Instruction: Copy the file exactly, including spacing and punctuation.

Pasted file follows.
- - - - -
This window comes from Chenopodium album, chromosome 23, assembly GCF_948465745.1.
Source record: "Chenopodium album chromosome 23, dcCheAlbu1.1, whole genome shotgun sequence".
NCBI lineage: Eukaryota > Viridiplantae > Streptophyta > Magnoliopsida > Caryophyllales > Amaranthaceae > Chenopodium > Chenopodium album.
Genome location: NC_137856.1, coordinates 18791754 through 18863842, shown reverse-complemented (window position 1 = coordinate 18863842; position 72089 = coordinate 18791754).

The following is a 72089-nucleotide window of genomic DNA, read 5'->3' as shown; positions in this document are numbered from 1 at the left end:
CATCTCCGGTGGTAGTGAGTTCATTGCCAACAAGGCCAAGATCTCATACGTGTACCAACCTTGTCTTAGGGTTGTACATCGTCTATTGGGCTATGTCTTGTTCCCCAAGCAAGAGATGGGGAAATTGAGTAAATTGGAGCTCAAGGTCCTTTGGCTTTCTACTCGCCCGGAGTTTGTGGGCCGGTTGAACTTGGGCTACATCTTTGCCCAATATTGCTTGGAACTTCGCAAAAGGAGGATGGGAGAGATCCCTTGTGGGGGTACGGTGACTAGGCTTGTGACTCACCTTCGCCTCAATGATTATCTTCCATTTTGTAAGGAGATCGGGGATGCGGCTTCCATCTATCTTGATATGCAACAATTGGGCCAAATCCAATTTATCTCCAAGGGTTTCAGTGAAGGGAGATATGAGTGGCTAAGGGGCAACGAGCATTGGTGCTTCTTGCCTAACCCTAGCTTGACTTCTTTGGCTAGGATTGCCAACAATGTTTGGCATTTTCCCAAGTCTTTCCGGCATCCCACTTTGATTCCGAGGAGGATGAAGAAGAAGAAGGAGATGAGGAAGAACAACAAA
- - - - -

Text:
This window comes from Chenopodium album, chromosome 23, assembly GCF_948465745.1.
Source record: "Chenopodium album chromosome 23, dcCheAlbu1.1, whole genome shotgun sequence".
NCBI lineage: Eukaryota > Viridiplantae > Streptophyta > Magnoliopsida > Caryophyllales > Amaranthaceae > Chenopodium > Chenopodium album.
Genome location: NC_137856.1, coordinates 18791754 through 18863842, shown reverse-complemented (window position 1 = coordinate 18863842; position 72089 = coordinate 18791754).

The following is a 72089-nucleotide window of genomic DNA, read 5'->3' as shown; positions in this document are numbered from 1 at the left end:
CATCTCCGGTGGTAGTGAGTTCATTGCCAACAAGGCCAAGATCTCATACGTGTACCAACCTTGTCTTAGGGTTGTACATCGTCTATTGGGCTATGTCTTGTTCCCCAAGCAAGAGATGGGGAAATTGAGTAAATTGGAGCTCAAGGTCCTTTGGCTTTCTACTCGCCCGGAGTTTGTGGGCCGGTTGAACTTGGGCTACATCTTTGCCCAATATTGCTTGGAACTTCGCAAAAGGAGGATGGGAGAGATCCCTTGTGGGGGTACGGTGACTAGGCTTGTGACTCACCTTCGCCTCAATGATTATCTTCCATTTTGTAAGGAGATCGGGGATGCGGCTTCCATCTATCTTGATATGCAACAATTGGGCCAAATCCAATTTATCTCCAAGGGTTTCAGTGAAGGGAGATATGAGTGGCTAAGGGGCAACGAGCATTGGTGCTTCTTGCCTAACCCTAGCTTGACTTCTTTGGCTAGGATTGCCAACAATGTTTGGCATTTTCCCAAGTCTTTCCGGCATCCCACTTTGATTCCGAGGAGGATGAAGAAGAAGAAGGAGATGAGGAAGAACAACAAA